The U.S. health-care reform’s mandate requiring employee insurance plans to provide coverage of contraception was blocked by a federal judge in Michigan.
Tom Monaghan and his property-management company, Domino’s Farms Corp., sued the U.S. government in December, contending that complying with the mandate would require him to violate his religious beliefs as a member of the Catholic Church. Domino’s Farms would have to provide contraceptive products, including an abortion-inducing drug, or be forced to pay $200,000 a year as a tax or penalty, the plaintiffs said.
U.S. District Judge Lawrence P. Zatkoff issued a preliminary injunction yesterday, finding Domino’s Farms and Monaghan could be irreparably harmed if the mandate was enforced while the lawsuit was pending.
“Denying plaintiffs’ motion will result in a substantial burden on Monaghan’s right to free exercise of religion, since the mandate requires him to choose whether to comply and violate his beliefs, or accept the financial consequences of not doing so,” Zatkoff said in the 20-page decision.
“Such an infringement upon plaintiffs’ First Amendment rights -- even for a short time -- constitutes irreparable injury,” Zatkoff wrote.
Bradley Humphreys, a Justice Department attorney in Washington, didn’t immediately return a call for comment on yesterday’s decision.
Zatkoff had issued a temporary restraining order in December blocking implementation of the mandate. Monaghan and Domino’s Farms asked the judge to convert the temporary order into a preliminary injunction, which would stay in force pending appeal.
The U.S. opposed that request, contending that “the relevant question” was whether Monaghan’s religious beliefs were “substantially burdened by a regulation that applies only to the health plan of a wholly separate legal entity,” according to court papers.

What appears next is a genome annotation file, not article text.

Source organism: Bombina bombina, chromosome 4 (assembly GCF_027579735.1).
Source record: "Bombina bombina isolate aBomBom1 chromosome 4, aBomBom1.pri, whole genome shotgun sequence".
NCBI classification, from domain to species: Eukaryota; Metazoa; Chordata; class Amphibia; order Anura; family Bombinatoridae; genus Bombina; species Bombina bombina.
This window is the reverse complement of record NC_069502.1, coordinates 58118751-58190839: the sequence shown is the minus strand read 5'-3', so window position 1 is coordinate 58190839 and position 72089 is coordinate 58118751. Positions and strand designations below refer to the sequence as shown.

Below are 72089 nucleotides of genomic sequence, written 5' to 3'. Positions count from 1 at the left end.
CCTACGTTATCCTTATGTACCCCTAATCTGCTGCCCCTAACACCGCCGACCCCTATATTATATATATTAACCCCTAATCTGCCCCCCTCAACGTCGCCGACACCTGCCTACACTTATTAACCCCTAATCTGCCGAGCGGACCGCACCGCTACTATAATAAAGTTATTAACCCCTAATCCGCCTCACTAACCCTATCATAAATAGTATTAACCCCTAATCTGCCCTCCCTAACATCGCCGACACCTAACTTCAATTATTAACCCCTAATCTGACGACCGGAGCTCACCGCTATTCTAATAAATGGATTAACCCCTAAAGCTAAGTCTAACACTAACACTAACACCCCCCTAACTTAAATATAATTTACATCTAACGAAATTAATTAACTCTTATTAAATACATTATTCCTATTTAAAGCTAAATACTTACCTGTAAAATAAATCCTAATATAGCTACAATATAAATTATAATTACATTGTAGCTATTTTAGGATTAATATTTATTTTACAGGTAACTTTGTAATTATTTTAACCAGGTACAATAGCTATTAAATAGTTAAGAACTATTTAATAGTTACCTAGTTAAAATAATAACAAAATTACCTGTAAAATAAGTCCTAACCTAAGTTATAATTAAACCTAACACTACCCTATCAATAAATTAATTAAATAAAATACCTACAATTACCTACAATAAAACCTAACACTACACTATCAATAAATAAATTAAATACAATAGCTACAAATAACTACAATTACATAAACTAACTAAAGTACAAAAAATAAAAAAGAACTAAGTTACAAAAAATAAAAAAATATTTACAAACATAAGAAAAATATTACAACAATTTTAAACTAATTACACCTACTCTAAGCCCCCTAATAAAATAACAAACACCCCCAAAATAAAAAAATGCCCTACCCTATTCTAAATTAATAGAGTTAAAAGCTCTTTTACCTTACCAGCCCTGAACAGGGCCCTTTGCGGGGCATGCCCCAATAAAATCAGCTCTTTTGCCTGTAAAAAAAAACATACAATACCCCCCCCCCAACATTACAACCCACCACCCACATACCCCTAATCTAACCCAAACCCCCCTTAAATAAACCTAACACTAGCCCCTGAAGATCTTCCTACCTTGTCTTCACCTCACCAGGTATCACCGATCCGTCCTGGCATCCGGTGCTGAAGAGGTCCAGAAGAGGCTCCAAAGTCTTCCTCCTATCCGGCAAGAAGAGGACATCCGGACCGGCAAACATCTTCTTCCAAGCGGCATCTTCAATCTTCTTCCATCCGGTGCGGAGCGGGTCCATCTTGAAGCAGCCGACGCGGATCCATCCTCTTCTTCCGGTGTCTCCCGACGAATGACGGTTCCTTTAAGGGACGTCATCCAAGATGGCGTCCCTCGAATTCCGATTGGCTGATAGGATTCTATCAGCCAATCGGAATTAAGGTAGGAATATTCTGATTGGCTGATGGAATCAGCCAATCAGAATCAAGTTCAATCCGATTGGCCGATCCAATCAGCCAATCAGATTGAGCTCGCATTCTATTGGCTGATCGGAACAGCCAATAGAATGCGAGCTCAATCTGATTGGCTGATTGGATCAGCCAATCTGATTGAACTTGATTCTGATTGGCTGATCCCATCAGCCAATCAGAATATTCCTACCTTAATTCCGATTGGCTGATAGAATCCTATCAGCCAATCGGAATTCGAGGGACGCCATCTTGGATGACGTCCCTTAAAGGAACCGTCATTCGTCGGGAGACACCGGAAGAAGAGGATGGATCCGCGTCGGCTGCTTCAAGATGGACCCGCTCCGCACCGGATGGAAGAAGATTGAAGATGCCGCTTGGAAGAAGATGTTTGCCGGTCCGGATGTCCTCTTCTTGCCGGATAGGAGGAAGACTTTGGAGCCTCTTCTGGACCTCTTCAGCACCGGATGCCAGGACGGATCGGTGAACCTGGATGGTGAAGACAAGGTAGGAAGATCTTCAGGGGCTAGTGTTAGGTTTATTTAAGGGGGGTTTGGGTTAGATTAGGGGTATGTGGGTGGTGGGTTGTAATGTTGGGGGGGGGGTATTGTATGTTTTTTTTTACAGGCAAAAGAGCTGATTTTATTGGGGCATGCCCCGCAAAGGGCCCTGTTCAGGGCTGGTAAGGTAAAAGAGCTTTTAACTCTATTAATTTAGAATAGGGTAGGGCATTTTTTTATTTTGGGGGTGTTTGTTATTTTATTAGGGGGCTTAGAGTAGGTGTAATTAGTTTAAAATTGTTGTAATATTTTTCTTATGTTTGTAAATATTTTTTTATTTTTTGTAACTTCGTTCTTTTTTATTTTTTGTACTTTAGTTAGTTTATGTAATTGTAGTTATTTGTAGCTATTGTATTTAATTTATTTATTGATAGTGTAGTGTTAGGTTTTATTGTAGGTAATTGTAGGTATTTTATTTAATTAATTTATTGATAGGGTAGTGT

“By treating Mr. Monaghan and Domino’s Farms as one and the same, the court ignored the layers of legal separation between Mr. Monaghan and the corporation, only the latter of which is responsible for providing health coverage that includes contraceptive coverage,” Justice Department lawyers said in a Jan. 28 filing.
The U.S. Supreme Court upheld the constitutionality of the President Barack Obama’s health-care overhaul in June in a 5-4 decision. Multiple lawsuits, including some after the Supreme Court decision, have been filed challenging the requirement that employee health-care insurance plans provide contraception.
The post-Supreme Court ruling suits include one filed by Michigan and six other states that was dismissed and is now on appeal, Michigan Attorney General Bill Schuette said in a statement yesterday. Schuette filed a brief with Zatkoff’s court supporting Monaghan and Domino’s Farms.
“Any rule, regulation or law that forces American employers to violate their free exercise of religion is a violation of the First Amendment,” Schuette said in a statement yesterday.
The case is Domino’s Farms Corp. v. Sebelius, 12-cv-15488, U.S. District Court, Eastern District of Michigan (Detroit.)
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